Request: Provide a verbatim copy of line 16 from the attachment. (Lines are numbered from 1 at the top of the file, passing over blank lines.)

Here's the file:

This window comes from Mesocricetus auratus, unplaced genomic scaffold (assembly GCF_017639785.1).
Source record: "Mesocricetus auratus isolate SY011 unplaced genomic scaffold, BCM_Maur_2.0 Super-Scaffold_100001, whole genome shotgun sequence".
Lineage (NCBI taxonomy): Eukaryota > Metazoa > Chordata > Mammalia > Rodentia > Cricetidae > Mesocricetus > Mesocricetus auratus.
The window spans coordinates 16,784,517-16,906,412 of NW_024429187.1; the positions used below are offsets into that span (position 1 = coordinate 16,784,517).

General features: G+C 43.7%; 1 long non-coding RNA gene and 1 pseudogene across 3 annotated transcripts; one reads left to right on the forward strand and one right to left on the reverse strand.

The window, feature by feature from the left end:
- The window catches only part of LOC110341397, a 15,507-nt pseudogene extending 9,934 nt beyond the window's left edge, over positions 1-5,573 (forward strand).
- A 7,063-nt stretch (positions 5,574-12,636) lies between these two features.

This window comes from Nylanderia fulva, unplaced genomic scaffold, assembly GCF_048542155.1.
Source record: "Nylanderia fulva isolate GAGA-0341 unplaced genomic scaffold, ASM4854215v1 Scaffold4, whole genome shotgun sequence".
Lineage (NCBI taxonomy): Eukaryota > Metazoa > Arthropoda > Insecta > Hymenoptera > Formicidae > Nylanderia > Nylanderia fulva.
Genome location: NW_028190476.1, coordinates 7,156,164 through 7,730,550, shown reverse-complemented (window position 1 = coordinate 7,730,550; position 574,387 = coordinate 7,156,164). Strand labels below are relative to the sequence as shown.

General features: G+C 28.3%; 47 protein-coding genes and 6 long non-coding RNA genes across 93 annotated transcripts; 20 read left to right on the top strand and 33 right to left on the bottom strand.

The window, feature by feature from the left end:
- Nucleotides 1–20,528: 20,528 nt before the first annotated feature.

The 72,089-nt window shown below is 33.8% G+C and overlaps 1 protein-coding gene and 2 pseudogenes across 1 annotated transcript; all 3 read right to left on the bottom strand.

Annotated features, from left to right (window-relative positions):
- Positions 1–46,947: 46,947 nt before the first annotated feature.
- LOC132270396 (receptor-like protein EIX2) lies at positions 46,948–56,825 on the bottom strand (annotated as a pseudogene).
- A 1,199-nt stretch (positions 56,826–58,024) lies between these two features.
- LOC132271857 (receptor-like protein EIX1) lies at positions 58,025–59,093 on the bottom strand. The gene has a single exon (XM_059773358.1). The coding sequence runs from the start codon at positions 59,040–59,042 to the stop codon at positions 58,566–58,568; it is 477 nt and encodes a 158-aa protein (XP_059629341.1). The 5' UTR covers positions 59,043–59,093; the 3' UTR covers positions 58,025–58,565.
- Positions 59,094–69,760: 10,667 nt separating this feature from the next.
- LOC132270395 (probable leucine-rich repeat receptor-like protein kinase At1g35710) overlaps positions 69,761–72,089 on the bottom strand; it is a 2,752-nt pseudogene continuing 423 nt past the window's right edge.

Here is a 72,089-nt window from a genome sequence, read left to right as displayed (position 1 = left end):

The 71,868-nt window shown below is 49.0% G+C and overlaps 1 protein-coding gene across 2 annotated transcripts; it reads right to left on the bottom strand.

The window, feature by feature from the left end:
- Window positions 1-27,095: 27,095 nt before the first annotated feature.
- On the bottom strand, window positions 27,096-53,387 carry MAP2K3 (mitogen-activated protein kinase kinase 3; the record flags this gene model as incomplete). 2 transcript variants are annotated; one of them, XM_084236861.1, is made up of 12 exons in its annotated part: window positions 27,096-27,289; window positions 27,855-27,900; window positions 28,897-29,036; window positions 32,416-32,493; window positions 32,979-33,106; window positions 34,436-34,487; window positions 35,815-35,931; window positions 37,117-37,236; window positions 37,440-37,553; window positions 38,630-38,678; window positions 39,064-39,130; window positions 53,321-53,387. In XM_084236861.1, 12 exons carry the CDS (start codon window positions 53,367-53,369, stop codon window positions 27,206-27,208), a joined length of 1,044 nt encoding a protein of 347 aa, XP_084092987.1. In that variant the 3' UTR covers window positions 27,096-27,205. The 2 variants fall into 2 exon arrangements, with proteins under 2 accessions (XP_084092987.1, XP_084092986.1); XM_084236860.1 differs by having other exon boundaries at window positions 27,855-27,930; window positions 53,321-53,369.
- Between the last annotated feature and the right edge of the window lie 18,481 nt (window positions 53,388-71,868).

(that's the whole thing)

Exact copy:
The 72,089-nt window shown below is 33.8% G+C and overlaps 1 protein-coding gene and 2 pseudogenes across 1 annotated transcript; all 3 read right to left on the bottom strand.